Restaurant review: Edo, Christchurch

Edo's tiny space creates a boutique atmosphere.
Ewan Sargent

Edo's tiny space creates a boutique atmosphere.

"Should you be ingesting a heavy metal?" The query came from the other side of the table. The daughter of two scientists talks like that sometimes.

It didn't put me off in the slightest. I cupped the shiny red lacquer box the sake had been served in, gave it a swirl to get the gold flecks up off the bottom, and drank from the corner edge as instructed. The "on special" Takara Sho Chiku Bai had a lovely mouthfilling refined fruitiness. 

Our excellent waiter said gold leaf sake was usually drunk for celebrations. We didn't have anything in particular to celebrate, but the fact it was $9 instead of the usual $15 was good enough. Hooray!

You can celebrate ding at Edo with gold leaf speckled sake.
Ewan Sargent

You can celebrate ding at Edo with gold leaf speckled sake.

This was our first visit to Edo and I really enjoyed it. The heart of this Japanese restaurant is the experience of chef Toshi Uenosono, whose resume includes ex-Sala Sala, ex-Yamagen, re-branded Cookai Gold Fusion, ex-Park Royal. When it comes to Japanese food, there's nothing like a good dollop of been-there done-that knowledge in the kitchen.

READ MORE:
Review: Sala Sala, Christchurch
Review: The Dubliner, Methven
Review: Formaggio's, Christchurch

 
The spicy tuna roll is one of the restaurant's biggest sellers.
Ewan Sargent

The spicy tuna roll is one of the restaurant's biggest sellers.

Quality ingredients will take anyone a long way, but good restaurants win in the margins with subtlety and nuance. I saw enough of this at Edo to impress.

I liked the very finely tapered chopsticks, how a fern leaf was etched into the ball of wasabi with the mixed sashimi platter, the delicate way apple slices were fanned, the artfully carved vegetables, and carefully placed garnishes. All these things help to round out the whole dining experience a Japanese restaurant.

The little restaurant has the usual airy minimalist look inside and the go-for-it garish touches on the outside. Generic piano music played in the background.

The chef's choice small sashimi platter featured five fish.
Ewan Sargent

The chef's choice small sashimi platter featured five fish.

Abandoning our setpiece approach to Japanese, we skipped the usual edamame beans for salmon skin tempura and vegetable yaki balls. The battered skins were interesting, but more batter than skin, and I lost interest half way through a huge pile. I did like the wasabi-spiked dipping mayo they came with and carried on dipping with my finger. 

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The yaki are dark little fried balls made from a gooey-gluey batter. They should have been minced octopus, but apparently octopus was also on the "do not ingest" list so we played safe.  There was a strong vegie flavour in the balls, though not much texture, however with the mayo and a salty sweet sauce made an enjoyable combination.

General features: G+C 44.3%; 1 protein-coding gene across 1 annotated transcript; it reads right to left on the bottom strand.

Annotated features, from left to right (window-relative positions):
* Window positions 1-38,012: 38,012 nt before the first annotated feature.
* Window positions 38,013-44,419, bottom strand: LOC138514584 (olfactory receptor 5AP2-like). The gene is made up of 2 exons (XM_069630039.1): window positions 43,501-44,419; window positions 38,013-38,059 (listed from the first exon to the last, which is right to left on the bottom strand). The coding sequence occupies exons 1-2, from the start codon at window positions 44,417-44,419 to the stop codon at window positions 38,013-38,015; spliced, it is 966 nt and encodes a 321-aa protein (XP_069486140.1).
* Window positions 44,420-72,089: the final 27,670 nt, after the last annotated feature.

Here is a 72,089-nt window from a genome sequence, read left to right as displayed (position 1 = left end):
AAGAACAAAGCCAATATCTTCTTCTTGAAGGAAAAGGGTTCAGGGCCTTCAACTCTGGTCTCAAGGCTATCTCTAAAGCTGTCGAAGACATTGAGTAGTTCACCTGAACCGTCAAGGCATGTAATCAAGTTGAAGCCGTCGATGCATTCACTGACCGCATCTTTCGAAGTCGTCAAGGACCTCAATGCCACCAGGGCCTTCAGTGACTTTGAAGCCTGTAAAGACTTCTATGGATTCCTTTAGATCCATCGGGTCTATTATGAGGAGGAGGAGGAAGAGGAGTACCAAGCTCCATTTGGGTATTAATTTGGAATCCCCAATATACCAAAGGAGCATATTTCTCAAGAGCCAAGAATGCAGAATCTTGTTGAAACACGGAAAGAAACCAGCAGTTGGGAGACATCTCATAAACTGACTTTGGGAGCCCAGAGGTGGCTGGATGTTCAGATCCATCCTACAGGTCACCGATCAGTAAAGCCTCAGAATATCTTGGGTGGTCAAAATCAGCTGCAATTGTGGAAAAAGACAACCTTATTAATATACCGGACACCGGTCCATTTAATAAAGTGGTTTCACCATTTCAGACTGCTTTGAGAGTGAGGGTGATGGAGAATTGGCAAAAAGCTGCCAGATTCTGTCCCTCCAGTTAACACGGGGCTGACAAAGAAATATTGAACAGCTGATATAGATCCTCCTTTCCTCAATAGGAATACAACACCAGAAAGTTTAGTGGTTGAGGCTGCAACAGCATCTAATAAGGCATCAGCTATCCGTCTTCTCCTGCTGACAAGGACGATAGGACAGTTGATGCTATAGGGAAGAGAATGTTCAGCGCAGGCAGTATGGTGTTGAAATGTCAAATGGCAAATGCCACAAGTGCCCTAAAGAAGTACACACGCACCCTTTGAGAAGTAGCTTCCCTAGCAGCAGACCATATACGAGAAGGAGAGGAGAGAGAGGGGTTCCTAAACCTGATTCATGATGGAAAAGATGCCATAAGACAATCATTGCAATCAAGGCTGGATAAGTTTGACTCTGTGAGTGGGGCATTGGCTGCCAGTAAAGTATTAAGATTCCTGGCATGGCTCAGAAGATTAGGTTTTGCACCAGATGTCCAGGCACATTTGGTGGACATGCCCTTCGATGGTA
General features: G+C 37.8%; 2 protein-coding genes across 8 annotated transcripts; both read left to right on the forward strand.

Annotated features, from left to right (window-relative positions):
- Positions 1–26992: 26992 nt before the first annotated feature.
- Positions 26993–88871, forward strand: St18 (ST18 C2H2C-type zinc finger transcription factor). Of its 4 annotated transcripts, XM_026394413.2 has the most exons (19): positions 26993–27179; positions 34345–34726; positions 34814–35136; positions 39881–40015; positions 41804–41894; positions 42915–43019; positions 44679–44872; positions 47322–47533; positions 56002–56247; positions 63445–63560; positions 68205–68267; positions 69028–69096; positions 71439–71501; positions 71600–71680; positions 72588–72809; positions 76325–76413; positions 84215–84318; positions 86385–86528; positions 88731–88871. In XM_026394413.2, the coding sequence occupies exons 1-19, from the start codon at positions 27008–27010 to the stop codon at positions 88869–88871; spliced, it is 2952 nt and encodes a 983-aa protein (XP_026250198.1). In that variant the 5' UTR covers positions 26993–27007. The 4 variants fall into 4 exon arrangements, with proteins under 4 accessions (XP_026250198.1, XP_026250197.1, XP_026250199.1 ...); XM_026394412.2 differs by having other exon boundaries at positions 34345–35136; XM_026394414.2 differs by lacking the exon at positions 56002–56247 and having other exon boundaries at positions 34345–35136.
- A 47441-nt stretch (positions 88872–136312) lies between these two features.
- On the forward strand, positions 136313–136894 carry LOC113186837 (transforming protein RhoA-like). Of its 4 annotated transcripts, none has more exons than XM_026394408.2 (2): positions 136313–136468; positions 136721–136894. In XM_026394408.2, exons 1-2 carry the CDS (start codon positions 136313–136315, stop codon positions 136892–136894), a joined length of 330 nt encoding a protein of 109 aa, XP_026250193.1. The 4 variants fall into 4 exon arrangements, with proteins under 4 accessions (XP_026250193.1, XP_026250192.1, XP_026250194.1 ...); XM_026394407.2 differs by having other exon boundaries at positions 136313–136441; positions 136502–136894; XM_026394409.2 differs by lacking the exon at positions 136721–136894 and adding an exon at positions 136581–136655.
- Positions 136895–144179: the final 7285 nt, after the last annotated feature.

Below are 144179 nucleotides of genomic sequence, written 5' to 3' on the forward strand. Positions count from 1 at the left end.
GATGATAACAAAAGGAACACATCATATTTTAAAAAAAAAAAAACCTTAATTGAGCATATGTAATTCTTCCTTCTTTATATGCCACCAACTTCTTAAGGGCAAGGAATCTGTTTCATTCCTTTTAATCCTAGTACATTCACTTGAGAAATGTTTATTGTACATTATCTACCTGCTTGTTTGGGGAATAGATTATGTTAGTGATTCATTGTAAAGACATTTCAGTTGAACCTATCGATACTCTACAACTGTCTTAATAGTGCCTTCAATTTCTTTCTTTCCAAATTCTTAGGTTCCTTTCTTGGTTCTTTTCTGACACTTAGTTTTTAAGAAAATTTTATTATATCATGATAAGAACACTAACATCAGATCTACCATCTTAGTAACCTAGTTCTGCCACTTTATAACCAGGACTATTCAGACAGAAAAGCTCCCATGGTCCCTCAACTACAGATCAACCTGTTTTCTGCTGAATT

Two of our other dishes starred tuna. An inside-out spicy tuna roll was a large maki sushi offering tuna and avocado with a spicy mayo across the top. The waiter said it was their biggest seller. I can see why. It was very good, with the tuna making a big difference. The rice was excellent, which is a funny thing to say, but so often it's what drags down the usual lunchtime salmon sushi roll.  

The nanban chicken from the teppan menu.
Ewan Sargent

The nanban chicken from the teppan menu.

But my highlight, as it always is, was the assorted sashimi plate. Edo's omakase sashimi had more of that beautiful meaty blue fin tuna, salmon, two white fish - gurnard and tarakihi - and some tender squid in a spoon.

I was in heaven sipping sake and dipping fish, so much so that when a toddler started wailing a few tables away I just smiled benignly in an understanding way.

Nanban chicken off the teppan section of the menu came as really juicy carved slices of chicken thigh with a crispy skin and a vinegary nanban sauce. The menu promised a dipping sauce. There was no separate container so assumed the chicken had been pre-dipped for. Whatever, it would have been good to have more sauce.

Green tea icecream features a fruit garnish.
Ewan Sargent

Green tea icecream features a fruit garnish.

A fairly standard green tea icecream finished the meal. On special was a tiramisu, but that didn't seem right. 

At the counter, the waiter took our bowl of plain rice off the bill. We'd barely touched it and earlier he'd thought we might need it, so he decided he needed to make that right. It was a classy touch to end an uplifting meal out. 

AT A GLANCE
​Edo Japanese Restaurant

493 Papanui Rd, ph 03 366-8688
Licensed and BYO allowed
​Open:
Price range: Starters up to $12; mains up to $28; maki/nigiri sushi up to $20; desserts up to $10
Cost: $85.50 for two (excluding drinks)
Food ★★★★
Service ★★★
Ambience ★★
Wine list ★★

 

 - Stuff

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